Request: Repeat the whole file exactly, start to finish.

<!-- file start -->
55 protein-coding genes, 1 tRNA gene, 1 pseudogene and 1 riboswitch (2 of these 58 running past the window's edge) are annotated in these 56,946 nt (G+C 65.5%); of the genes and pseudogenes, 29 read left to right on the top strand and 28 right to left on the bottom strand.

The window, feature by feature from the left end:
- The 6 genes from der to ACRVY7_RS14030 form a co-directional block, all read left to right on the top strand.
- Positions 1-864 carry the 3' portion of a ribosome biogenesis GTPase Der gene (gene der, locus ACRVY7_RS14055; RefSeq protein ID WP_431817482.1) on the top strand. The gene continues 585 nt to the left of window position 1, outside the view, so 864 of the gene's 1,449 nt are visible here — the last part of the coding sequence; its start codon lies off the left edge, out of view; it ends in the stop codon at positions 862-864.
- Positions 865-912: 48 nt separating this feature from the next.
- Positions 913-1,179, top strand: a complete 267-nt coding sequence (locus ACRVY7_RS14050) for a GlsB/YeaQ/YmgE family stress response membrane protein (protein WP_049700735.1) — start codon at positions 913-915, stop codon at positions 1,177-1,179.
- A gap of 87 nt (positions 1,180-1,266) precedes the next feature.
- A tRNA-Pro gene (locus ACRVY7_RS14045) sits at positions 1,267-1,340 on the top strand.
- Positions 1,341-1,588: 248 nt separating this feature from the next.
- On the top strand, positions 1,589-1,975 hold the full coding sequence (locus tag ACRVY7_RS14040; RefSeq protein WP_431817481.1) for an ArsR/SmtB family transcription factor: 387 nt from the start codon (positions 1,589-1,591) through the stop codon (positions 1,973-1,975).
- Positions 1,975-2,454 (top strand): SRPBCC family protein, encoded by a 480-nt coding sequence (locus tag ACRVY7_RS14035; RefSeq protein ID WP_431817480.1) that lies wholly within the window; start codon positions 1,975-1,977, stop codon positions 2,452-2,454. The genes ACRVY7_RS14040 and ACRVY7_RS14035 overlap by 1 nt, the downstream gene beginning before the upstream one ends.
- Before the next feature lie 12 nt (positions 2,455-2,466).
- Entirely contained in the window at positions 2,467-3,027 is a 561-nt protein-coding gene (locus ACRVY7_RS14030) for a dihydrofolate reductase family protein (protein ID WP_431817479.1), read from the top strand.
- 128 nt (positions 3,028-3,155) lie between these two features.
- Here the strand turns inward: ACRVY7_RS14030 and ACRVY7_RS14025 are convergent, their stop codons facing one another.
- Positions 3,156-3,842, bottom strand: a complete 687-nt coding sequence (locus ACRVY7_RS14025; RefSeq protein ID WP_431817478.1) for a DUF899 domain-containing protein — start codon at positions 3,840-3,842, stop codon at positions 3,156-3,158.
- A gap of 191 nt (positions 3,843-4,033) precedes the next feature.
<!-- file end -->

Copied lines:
55 protein-coding genes, 1 tRNA gene, 1 pseudogene and 1 riboswitch (2 of these 58 running past the window's edge) are annotated in these 56,946 nt (G+C 65.5%); of the genes and pseudogenes, 29 read left to right on the top strand and 28 right to left on the bottom strand.

The window, feature by feature from the left end:
- The 6 genes from der to ACRVY7_RS14030 form a co-directional block, all read left to right on the top strand.
- Positions 1-864 carry the 3' portion of a ribosome biogenesis GTPase Der gene (gene der, locus ACRVY7_RS14055; RefSeq protein ID WP_431817482.1) on the top strand. The gene continues 585 nt to the left of window position 1, outside the view, so 864 of the gene's 1,449 nt are visible here — the last part of the coding sequence; its start codon lies off the left edge, out of view; it ends in the stop codon at positions 862-864.
- Positions 865-912: 48 nt separating this feature from the next.
- Positions 913-1,179, top strand: a complete 267-nt coding sequence (locus ACRVY7_RS14050) for a GlsB/YeaQ/YmgE family stress response membrane protein (protein WP_049700735.1) — start codon at positions 913-915, stop codon at positions 1,177-1,179.
- A gap of 87 nt (positions 1,180-1,266) precedes the next feature.
- A tRNA-Pro gene (locus ACRVY7_RS14045) sits at positions 1,267-1,340 on the top strand.
- Positions 1,341-1,588: 248 nt separating this feature from the next.
- On the top strand, positions 1,589-1,975 hold the full coding sequence (locus tag ACRVY7_RS14040; RefSeq protein WP_431817481.1) for an ArsR/SmtB family transcription factor: 387 nt from the start codon (positions 1,589-1,591) through the stop codon (positions 1,973-1,975).
- Positions 1,975-2,454 (top strand): SRPBCC family protein, encoded by a 480-nt coding sequence (locus tag ACRVY7_RS14035; RefSeq protein ID WP_431817480.1) that lies wholly within the window; start codon positions 1,975-1,977, stop codon positions 2,452-2,454. The genes ACRVY7_RS14040 and ACRVY7_RS14035 overlap by 1 nt, the downstream gene beginning before the upstream one ends.
- Before the next feature lie 12 nt (positions 2,455-2,466).
- Entirely contained in the window at positions 2,467-3,027 is a 561-nt protein-coding gene (locus ACRVY7_RS14030) for a dihydrofolate reductase family protein (protein ID WP_431817479.1), read from the top strand.
- 128 nt (positions 3,028-3,155) lie between these two features.
- Here the strand turns inward: ACRVY7_RS14030 and ACRVY7_RS14025 are convergent, their stop codons facing one another.
- Positions 3,156-3,842, bottom strand: a complete 687-nt coding sequence (locus ACRVY7_RS14025; RefSeq protein ID WP_431817478.1) for a DUF899 domain-containing protein — start codon at positions 3,840-3,842, stop codon at positions 3,156-3,158.
- A gap of 191 nt (positions 3,843-4,033) precedes the next feature.